Healthcare.gov will be fixed. People will sign up and reap the benefits of universal health coverage starting in January. So what’s next?
No doubt, the Republicans will continue their quest to reverse the limited progress made to date. They will try to deny coverage to many, eliminate the cap on “administrative” costs to insurance carriers, and cut preventative care, which saves lives and money.
Democrats are counting on the projected ubiquity and success of Obamacare after January to lock it in and to shut down the GOP’s incessant and futile efforts to repeal. They’re wrong. Just take a look at other successful programs like Food Stamps. The Republicans are not hesitant to take food from children and veterans in the name of fiscal responsibility. They’re not even hesitant to shut down the government in the name of fiscal responsibility either, knowing that their shutdown cost tens of billions of dollars. And some Democrats are complicit, confusing “blackmail” with “compromise.”
But for now, let’s assume Obamacare survives the wounds being inflicted by the mean-spirited GOP. Like Medicare and Social Security, the Affordable Care Act will be meshed within the fabric of society while still being constantly attacked. So what’s next?
Recognizing that Obamacare is not health care reform, but rather insurance reform, the next logical step would be to join other developed nations that have better health outcomes in implementing some type of single-payer health care system – Medicare for all. But that will be a challenge for the next generation. In today’s environment, when the mantra of one political party is “I’ve got mine. Too bad for you,” transformational change in health care is going to be a long, hard struggle. Add to that the lobbying power of insurance companies, whose profit is based on the maladies of the American people, and you have a recipe for the status quo at best, and regression at worst.
Even though it may take a generation to make the real improvements to American health care through single-payer, that’s no reason not to start the effort now. But there are other things we can do in the short term to make real progress, too.
One of the best parts of Obamacare is that it mandates free preventative care. This not only improves outcomes, but early detection of diseases also results in less expensive treatment, helping the fiscal balance sheet.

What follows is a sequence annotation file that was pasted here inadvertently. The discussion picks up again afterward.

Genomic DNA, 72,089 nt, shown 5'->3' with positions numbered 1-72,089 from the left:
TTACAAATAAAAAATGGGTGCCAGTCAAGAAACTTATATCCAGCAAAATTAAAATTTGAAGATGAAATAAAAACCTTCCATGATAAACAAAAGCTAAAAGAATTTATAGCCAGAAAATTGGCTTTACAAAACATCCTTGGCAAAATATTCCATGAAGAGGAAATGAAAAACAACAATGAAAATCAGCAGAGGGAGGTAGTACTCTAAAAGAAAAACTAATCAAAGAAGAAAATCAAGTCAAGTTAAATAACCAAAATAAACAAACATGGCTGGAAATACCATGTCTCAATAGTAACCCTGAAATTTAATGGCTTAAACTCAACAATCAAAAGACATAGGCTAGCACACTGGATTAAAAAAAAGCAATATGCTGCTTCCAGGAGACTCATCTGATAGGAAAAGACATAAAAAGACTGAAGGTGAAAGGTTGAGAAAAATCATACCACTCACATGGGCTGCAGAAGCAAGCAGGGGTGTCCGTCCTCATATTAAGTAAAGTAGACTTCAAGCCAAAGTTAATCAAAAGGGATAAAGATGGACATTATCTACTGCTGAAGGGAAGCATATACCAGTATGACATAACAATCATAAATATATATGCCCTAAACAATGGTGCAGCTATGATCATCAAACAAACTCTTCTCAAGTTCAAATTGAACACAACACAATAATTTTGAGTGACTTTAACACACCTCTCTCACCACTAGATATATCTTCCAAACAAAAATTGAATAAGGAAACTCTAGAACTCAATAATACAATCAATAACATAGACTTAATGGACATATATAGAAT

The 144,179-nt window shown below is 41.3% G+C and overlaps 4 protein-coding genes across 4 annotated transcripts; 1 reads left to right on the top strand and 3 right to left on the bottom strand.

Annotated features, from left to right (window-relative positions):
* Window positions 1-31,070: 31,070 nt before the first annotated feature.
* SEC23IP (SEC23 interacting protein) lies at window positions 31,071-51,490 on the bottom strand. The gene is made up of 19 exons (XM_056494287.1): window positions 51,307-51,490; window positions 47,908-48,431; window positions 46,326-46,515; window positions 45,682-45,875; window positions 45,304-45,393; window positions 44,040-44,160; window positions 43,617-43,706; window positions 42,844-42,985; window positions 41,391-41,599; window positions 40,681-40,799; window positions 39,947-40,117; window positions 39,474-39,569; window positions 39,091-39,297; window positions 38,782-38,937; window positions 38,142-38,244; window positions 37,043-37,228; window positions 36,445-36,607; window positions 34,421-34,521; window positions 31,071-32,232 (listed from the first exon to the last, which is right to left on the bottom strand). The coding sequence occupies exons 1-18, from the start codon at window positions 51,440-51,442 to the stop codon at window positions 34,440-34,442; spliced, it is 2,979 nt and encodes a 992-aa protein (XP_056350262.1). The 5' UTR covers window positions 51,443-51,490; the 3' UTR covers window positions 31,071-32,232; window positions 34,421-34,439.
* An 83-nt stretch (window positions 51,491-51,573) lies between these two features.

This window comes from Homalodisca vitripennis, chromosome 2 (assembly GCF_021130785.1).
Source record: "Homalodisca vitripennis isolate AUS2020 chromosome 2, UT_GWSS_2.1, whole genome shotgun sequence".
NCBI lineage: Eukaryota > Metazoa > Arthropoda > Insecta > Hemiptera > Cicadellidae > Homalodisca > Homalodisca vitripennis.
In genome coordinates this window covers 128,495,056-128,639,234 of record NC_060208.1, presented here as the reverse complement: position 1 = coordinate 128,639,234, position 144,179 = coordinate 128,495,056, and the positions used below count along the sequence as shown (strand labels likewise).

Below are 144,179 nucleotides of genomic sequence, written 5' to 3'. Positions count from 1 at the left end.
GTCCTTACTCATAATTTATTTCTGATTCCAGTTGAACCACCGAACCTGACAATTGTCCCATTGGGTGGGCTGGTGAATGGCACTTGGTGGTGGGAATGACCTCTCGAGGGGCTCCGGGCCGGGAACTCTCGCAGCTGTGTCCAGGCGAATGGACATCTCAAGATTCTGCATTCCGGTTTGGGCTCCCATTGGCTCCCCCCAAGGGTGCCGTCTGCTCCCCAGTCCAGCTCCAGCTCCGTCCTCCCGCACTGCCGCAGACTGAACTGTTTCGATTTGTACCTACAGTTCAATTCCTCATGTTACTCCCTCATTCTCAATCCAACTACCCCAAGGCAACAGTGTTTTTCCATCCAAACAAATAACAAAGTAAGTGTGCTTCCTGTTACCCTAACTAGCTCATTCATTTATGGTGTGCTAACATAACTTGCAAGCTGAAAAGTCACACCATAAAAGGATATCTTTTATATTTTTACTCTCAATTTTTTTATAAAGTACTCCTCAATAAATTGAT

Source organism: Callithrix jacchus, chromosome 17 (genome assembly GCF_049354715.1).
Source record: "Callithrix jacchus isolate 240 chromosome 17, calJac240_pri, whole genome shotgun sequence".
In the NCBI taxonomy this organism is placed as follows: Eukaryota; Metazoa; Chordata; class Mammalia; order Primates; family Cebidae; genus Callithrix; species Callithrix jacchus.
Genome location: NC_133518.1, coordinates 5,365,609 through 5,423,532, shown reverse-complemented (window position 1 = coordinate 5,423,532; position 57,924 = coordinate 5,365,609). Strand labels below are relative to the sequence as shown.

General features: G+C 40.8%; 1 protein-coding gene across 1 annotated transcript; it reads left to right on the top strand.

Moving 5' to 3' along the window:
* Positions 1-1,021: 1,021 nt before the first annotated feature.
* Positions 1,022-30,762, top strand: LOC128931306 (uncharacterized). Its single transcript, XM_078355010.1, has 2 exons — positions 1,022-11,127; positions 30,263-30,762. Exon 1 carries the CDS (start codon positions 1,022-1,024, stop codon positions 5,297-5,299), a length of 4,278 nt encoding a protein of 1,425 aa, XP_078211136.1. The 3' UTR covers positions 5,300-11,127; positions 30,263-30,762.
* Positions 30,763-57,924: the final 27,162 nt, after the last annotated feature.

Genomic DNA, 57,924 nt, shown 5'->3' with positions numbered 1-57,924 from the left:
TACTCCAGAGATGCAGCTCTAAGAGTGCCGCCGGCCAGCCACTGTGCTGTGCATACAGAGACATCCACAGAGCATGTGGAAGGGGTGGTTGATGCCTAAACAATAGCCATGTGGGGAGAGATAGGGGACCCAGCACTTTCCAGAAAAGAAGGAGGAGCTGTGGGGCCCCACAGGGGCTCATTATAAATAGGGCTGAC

Unfortunately though, even with early detection, people will still suffer from chronic ailments like diabetes, cancer, mental illness, and other diseases that will require long-term, expensive treatment. But that doesn’t have to be. With the help of government, scientific research has eliminated similar diseases like polio, smallpox, and malaria. We should strive for the same thing with today’s diseases. For example, cures for cancer would not only save lives, but would dramatically reduce health care costs.
Unfortunately, funding for medical research is one more area that the troglodytic Republicans in Congress feel they must attack. Politics trumps science as evidenced by George W. Bush’s unilateral shut down of embryonic stem cell research early in his first term. (As an aside, I wonder how many lives would have been saved if the Supreme Court had allowed the Florida vote count to proceed in 2000.)
Today’s House of Representatives has a dangerous anti-science bias. Funding for medical research should be increased, not slashed. Sure, it will cost money in the short term. So did the research that led to the polio vaccine. But thanks to the foresight of previous generations, we are not paying billions of dollars to treat people with polio. This generation needs the same foresight. We need to elect representatives who understand that good scientific research pays off with savings in money as well as in lives.
One small step in this direction would be to elect Aimee Belgard to Congress in New Jersey’s Third District. Belgard, who lost both her parents to cancer, has been relentless in her support for cancer research. Since becoming a candidate, she has made this a signature platform issue. In her campaign announcement, she stated, “I understand how vital it is, that as we cut our deficit, that we also invest in the scientists and the labs from which cures will come.”
So while the long-term fight for real health care reform must not rest on Obamacare’s laurels, but rather should ramp up significantly, in the near-term we must send pro-science, enlightened people to Congress.